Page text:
Exploring history in the Humble area will undoubtedly lead you to a cemetery. There are six cemeteries in the Humble area, and many of our early founders are buried in these cemeteries. Cemeteries are also a great source when working on your own family history. Most of these are old ones, and people are no longer buried in these cemeteries. 

Humble Cemetery — Located at the corner of Isaacks Road and Old Humble Road, across the street from St. Mary’s Church. This cemetery dates back to the 1850s, and originally started as the Dunman Family Graveyard. It was expanded over the years to accommodate the burial of many Humble residents. For years, the cemetery has been tended by the James Tull Chapter of the Daughters of the American Revolution and by the City of Humble. The City of Humble recently paid to restore and fix a large number of the old tombstones.

Koinm Cemetery — You may have seen this cemetery on the highway. Located on Interstate 69, just south of Will Clayton Parkway, it is a small cemetery for the Koinm family of Humble. There are nine known burials in this cemetery.

Pipe Yard Cemetery — You may have heard about this one. It is located about 200 yards north of FM 1960 Bypass along the railroad tracks. Basically it is behind the Home Depot in Humble. Officially it is called the Pipe Yard Cemetery, but it is more commonly known as the old Humble Negro Cemetery. The cemetery dates back to when Humble was a segregated town (as were most southern towns at that time). Unlike most cemeteries, the graves are not set up in rows or plots. It was neglected for many years, and was frequently vandalized. Fortunately, members of Grace Church have taken over maintenance of this cemetery.

Rosewood Memorial Park — Rosewood was one of the first perpetual care cemeteries in the area. Opened in 1929, it is located at the corner of Rankin Road and Old Humble Road. It is owned and operated by the Fields family. Of all the Humble cemeteries, it is the only one that is currently active and available for burials. Once Rosewood opened, many families removed their deceased loved ones from the other Humble cemeteries and had them reinterred at Rosewood.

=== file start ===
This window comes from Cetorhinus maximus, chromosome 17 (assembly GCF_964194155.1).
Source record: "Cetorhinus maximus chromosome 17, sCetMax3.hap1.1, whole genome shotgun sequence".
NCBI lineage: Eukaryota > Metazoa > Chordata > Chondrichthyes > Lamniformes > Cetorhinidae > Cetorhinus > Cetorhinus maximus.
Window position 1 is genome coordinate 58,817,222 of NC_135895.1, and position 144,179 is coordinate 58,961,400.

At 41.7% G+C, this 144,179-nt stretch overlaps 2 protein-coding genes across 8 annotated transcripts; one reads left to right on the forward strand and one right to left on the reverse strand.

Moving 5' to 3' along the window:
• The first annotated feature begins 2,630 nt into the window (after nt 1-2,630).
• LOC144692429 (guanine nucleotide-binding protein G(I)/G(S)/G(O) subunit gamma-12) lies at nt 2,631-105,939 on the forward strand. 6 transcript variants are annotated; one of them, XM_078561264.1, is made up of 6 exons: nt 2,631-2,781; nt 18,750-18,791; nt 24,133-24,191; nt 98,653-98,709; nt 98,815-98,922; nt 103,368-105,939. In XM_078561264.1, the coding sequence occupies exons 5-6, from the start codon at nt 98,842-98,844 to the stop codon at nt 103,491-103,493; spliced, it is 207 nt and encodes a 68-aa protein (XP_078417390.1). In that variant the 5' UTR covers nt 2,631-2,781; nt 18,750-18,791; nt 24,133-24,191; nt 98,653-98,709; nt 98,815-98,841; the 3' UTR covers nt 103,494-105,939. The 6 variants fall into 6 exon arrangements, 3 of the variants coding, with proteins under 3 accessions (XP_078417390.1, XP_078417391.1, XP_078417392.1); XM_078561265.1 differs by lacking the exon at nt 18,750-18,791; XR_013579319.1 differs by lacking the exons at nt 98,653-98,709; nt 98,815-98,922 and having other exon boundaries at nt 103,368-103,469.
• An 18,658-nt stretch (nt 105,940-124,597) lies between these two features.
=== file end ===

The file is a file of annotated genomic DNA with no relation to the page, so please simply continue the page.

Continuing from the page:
Tetter Cemetery — Located west of Humble, the cemetery is on Cypresswood Drive, just north of FM 1960. The cemetery is named for Caldonia Tetter, the first known person buried there. It is also listed in some records as the Tetter Homesteaders Cemetery. The Tetter Cemetery is a segregated cemetery, with both white and black sections. Students from Sconzo Early College High School (formerly known as Quest) helped with a cleanup of the cemetery a few years ago.

Williams Cemetery — Located between the Woodland Pines neighborhood and the Humble ISD Bus Barn, this was the private burial location for members of the W.W. Williams family. Eight known graves are at this location. This cemetery, hidden in the woods and out of sight, is in poor condition and is frequently vandalized.

 

Dr. Robert Meaux is a native Houstonian who grew up in the Aldine and Humble areas. A graduate of the University of Houston, he spent most of his career as a high school and college marching band director. With additional degrees in educational leadership, computer programming and history, he now spends his days working for Humble ISD, writing educational management software, and exploring the history of Humble and Harris County. Dr. Meaux is a member of the Harris County Historical Commission, The Humble Area Genealogy Society, and serves as president of the Humble Museum board of directors. Got questions or comments about Humble’s fascinating history? Email them to This email address is being protected from spambots. You need JavaScript enabled to view it..

Robert James Meaux
Author: Robert James MeauxEmail: This email address is being protected from spambots. You need JavaScript enabled to view it.
I am a native Houstonian and grew up in the Aldine area, as well as Humble (where my aunts, uncles, cousins and grandparents lived). A graduate of the University of Houston, I spent most of my career as a high school and college marching band director. With additional degrees in educational leadership, computer programming and history, I spend my days working for Humble ISD, writing educational management software, and exploring the history of Humble and Harris County. I currently serve as the president of the Humble Museum board of directors.

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